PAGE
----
This edition, dated 1851, appears to be identical to edition 3 except that no edition number or price appears on the title-page. On this basis it is assumed it is a reprint that came after edition 3 and before edition 4.

The price list in this book is nearly the same as that in edition 2 except for some subtle changes in the fonts, layout, wording and prices.

4            1872


price list, title; pp [i], ii-vi, preface, pp I-X, 1-86, as I above. (The book in the present writer’s collection has the price list after page 86, however the book has been rebound and it may have been moved during that process.)

  • National Library of Scotland, Edinburgh.  Library binding. 4.2 x 9.4″.
  • Geoff Hore’s Collection.

In spite of the title, this edition is very similar to the first. The title-page is in fact from the original plate, with extra words added, and the original signature and number replaced by date and price respectively.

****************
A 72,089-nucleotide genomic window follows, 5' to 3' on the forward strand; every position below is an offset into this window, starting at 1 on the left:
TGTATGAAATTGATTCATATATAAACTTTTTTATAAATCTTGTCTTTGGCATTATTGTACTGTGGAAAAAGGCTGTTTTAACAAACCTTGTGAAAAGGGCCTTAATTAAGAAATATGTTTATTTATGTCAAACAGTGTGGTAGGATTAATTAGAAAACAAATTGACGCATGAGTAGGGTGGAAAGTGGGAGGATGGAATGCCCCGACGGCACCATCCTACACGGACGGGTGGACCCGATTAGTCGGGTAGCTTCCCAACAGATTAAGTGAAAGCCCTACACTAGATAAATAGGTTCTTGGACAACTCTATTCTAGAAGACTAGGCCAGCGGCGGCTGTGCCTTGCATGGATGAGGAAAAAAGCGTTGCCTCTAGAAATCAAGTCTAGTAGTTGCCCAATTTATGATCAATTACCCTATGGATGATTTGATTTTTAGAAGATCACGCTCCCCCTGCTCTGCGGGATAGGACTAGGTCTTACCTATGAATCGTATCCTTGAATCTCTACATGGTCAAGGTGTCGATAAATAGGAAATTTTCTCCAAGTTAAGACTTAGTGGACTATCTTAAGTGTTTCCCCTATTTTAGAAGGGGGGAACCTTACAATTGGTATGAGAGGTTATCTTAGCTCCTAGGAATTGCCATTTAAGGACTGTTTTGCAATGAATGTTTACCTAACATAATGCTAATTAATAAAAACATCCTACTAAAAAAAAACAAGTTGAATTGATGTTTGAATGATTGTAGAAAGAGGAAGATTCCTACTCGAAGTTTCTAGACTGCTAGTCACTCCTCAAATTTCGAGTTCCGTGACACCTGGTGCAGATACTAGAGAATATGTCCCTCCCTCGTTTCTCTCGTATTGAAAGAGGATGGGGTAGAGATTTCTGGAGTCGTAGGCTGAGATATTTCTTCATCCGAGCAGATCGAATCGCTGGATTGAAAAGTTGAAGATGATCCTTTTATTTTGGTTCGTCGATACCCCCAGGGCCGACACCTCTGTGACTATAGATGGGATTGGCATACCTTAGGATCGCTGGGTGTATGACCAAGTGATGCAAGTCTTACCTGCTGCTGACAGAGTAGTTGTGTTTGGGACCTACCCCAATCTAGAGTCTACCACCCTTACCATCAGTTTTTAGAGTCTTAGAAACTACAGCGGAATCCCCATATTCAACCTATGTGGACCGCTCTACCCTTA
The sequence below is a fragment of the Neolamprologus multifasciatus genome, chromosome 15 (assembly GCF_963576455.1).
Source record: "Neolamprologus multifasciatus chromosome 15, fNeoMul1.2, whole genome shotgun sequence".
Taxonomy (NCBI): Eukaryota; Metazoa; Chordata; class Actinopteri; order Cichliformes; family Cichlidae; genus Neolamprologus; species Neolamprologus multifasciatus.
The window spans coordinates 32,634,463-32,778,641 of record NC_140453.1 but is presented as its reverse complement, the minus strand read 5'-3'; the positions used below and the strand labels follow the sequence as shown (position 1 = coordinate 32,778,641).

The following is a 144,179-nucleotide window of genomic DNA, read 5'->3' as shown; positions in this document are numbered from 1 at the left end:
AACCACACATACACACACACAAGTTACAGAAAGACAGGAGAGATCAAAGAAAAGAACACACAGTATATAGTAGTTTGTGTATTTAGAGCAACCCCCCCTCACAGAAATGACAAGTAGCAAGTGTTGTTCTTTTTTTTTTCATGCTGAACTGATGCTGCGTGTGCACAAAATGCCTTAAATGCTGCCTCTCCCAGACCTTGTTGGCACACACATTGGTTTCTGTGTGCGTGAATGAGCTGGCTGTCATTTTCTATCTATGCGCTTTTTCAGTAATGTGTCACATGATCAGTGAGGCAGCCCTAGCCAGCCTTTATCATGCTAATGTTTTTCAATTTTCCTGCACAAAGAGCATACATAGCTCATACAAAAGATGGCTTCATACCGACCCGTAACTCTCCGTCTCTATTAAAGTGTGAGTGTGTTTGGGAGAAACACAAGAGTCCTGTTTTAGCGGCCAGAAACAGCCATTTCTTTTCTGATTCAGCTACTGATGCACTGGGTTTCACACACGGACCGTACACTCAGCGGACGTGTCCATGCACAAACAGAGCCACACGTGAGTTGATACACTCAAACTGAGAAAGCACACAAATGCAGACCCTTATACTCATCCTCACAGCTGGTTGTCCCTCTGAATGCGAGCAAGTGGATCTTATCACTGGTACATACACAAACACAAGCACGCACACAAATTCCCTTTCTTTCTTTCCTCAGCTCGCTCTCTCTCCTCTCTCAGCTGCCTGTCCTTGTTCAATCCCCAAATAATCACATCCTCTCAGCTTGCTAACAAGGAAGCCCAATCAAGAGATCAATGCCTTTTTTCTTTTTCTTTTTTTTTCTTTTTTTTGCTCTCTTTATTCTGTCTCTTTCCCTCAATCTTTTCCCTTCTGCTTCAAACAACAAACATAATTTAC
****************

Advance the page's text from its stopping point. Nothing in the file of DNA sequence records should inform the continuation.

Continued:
The preface, a brief collection of historical notes on the pipes, the clan system, and Highland dress, is identical with that printed in Alex. Glen’s Caledonian Repository, 2nd ed., 1870 (no. 313 below).

The selection of tunes remains the same and there are only occasional small changes, mainly for the worse. Thus the page number VII is misprinted 3 VII, and the tune title ‘Briogais Mhic Ruairi’ (p 2) becomes ‘Briogais Mhic Ruadh’. (Edition 3 has ‘Briogais Mhic Ruairi’)

The price list in this edition has been completely revised and has a number of price changes and also adds two new pipe music books. There is no street address for Alexander Glen.

The book was advertised as late as 1886 at the same price. Perhaps by then it had been reissued under David Glen’s imprint. It does not appear in an advertisement of 1890, however, and Manson confirms that it was out of print by 1901. A large proportion of the tunes were incorporated in revised form in David Glen’s Collection (no. 316 below), books 5 and 6, first published 1889-90.


  • Rev 00. (9 September 2008).
  • Rev 01. (6 October 2009).
  • Rev 02. (6 February 2011).  Adds details of edition 3 and updates the comments.
  • Rev 03. (3 March 2011).  Adds further details to edition 3 and amends some of the comments.
  • Rev 04. (27 March 2014).  Updates information about Alexander Glen and then amends other text accordingly. Adds details of edition 3a.

© Geoff Hore 2014